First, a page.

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Matilde Daviu



I was initiated in Jerusalem while the saints worked behind my back. The first signs surprised me lying down in a hotel in Istanbul after walking in the Topkapi Gardens. By then the rescue of the divine had become a fight between gentlemen, and I dragged my mercurial messenger’s shadow along the streets of the ancient capital of Byzantium: there where the Crusaders lost their skins four times, where flesh rotted within armor, and scimitars had stopped cutting the air. I initiated myself at the doors of the West, attached to the Mediterranean shore, looking at the coasts where the first ships sailed. I was born there, between the sea and the desert, in the free zone on the Phoenician coast.

Sunlight lengthens distances. I oriented myself by the age of those trees, which at that time were newly planted. I am again in the plaza, and I discover the ancient marble fountain and also the old walls. Nothing remains from those old houses except, perhaps, the flaking paint of a window fighting for its own existence. Now, and only now, I begin to perceive its hidden presence in this and that, and then in the word, in that one, the one that baptized me and the one I am begging for here. My memory wanders and comes back with difficulty because of my reminiscences, because of my thirst to stay. It tangles and untangles, cheats me and wanders away again across the imaginary regions that gave so much pain and pleasure to my absolute inhabitant, to my forgotten one, found again, lost but regained at the first sign as if I were my own witness that afternoon in Istanbul. I turned my youth into a frenetic search for the witness who showed up suddenly, surprising me. Only now I perceive him more powerfully because I know he is there, here, in me, within me, in this ray of light, in this sunfilled kernel of wheat inside me, in this heartbeat, in this exhalation, in this very brief pause, timeless and immeasurable.

I look out at the afternoon as if it were the dawn. Beyond this apartment window, the city spreads out without drama. Who, then, is the ascetic? The one who lives far from the world or the one who is calm in the middle of a crowd in the plaza? When my mind gets quiet, I can do everything painlessly. The interior journey is long and brief. Once I wanted to swallow the sky. What did I do or what didn’t I do? Where did I abandon the witness? Could it be he stayed behind at the crossroads to enter Sanchi or on the stone steps that lead to the river behind the Maheswari Temple? Did I find him peeking at my first tears during my visit to the master at Alandi? I found him and I lost him in Mandu, in Benares, and in Agra, and I lost him totally in the ancient market of Cairo, in the city of Caracas, and during all those years that I stayed in New York. Today I thought I had found him again for a brief moment, but . . . Had I really found the inhabitant, the only witness who speaks to me from the dream about the seized awakening?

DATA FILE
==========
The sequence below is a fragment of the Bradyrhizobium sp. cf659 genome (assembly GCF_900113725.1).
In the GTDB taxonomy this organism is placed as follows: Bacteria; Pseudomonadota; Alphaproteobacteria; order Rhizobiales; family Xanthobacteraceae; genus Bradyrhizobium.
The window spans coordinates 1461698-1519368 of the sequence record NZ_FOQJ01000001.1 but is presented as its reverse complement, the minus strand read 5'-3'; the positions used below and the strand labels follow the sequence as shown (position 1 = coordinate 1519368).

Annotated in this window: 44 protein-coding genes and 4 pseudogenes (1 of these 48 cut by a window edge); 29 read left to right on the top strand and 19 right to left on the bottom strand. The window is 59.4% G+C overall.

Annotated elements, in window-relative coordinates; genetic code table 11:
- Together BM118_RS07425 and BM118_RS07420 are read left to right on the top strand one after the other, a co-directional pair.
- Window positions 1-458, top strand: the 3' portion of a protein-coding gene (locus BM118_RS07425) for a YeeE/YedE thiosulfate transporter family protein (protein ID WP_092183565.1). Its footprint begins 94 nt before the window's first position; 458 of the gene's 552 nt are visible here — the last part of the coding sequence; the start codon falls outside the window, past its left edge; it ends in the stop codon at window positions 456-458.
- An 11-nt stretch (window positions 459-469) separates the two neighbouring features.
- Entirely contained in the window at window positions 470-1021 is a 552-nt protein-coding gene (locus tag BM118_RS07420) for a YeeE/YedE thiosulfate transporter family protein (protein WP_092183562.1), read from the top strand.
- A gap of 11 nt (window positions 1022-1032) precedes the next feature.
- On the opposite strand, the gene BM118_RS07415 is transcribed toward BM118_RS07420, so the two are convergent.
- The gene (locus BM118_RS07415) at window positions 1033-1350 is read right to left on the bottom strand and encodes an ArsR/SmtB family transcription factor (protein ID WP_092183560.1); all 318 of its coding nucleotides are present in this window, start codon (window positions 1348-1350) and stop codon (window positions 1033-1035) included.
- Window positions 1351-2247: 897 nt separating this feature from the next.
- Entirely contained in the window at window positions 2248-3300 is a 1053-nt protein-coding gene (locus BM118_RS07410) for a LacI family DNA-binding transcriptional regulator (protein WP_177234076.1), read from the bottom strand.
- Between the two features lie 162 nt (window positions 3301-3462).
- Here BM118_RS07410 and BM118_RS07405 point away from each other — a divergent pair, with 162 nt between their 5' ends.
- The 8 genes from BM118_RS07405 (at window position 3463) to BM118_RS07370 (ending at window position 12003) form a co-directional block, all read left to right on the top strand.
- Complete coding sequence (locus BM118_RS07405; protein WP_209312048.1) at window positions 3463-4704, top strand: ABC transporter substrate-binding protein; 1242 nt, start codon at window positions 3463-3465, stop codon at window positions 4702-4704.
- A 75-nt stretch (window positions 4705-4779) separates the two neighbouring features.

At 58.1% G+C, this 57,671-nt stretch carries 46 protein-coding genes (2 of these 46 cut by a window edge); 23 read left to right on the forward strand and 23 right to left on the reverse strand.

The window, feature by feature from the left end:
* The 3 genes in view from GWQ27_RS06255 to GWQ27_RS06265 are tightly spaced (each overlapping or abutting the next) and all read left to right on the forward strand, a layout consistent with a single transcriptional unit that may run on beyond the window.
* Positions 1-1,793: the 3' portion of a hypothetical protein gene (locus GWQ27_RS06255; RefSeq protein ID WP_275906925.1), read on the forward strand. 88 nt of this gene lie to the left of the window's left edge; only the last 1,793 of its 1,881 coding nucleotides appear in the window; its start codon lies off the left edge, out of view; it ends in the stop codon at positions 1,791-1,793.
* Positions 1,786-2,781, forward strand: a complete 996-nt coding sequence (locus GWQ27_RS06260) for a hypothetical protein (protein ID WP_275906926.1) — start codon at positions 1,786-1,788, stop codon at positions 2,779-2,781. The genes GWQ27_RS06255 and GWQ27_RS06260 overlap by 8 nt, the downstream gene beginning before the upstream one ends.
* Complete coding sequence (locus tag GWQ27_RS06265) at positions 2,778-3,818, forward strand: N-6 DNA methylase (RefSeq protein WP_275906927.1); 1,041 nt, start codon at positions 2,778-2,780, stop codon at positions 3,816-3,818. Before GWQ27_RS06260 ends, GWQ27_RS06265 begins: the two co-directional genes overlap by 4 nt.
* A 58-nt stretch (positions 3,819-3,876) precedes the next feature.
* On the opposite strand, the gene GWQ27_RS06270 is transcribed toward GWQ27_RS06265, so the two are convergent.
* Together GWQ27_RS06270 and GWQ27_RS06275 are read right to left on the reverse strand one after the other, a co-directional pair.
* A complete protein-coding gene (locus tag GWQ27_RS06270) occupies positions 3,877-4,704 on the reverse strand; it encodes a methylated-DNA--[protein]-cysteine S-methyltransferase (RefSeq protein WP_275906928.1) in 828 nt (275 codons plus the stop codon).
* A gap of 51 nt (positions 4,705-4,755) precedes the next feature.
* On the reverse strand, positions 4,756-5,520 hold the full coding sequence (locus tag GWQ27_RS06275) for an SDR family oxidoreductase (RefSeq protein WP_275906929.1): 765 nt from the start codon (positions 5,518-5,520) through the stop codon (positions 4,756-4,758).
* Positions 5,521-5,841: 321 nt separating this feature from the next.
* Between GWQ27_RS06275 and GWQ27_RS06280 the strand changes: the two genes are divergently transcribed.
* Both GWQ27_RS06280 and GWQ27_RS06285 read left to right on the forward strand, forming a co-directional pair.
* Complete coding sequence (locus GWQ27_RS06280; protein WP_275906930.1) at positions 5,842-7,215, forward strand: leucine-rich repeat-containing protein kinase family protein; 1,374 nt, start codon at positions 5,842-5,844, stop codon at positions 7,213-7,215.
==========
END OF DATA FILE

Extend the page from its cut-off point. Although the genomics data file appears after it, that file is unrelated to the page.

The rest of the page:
My nostalgia was contained in the first sign and in the search for what is inside me. Does his voice breathe within me and within his voice the voice of the forest? And who can cross what, if I am only one voice crossed by beings? Reason seemed not to help much until I was surprised by the witness of my own life, while I rested on the bed of that hotel as old as an empire. You kept looking for the forbidden space, even if the presence of what seemed unnameable was reflected in the mirror in Marmara and on the verandas of the bridge of gold, on the side of the dormant barges in the port, or surprised us, in each other’s arms, behind the heavy Byzantine doors or playing in the bed of some vizier. The zero-hour announced the agony of the oil fields’ little kings. You could see them, opulent, with big bellies, dressed in linen and silk from head to toe, coming down from the Syrian hills on the border, driving black Cadillacs, and stopping in front of the Beirut Casino. Behind them, they left their harem, fountain, horse, Eden, and ruby dagger in the hands of some youth who was peeing outside the covered market in Damascus.

Translated from the Spanish by Raimundo Mora and Eugene Richie

MATILDE DAVIU is a Venezuelan writer, born in Maracaibo in 1942. Currently a professor at Universidad Metropolitana in Caracas, she teaches art and literature, especially of the New York School and the avant-garde. Her work has appeared in several journals such as Zona franca, Revista nacional de cultura, and El nacional, as well as in the short story collections Maithuna (1978) and Barbazúcar y otros relatos (1979). In the United States, translations of her stories have been published in Nimrod and many other magazines, as well as in the Anthology of Contemporary Latin American Literature (1986) and the anthology Pleasure in the Word (1993). “The Witness” is from her most recent collection of stories, El Juego infinito (Caracas: Criteria Editorial, 2005).

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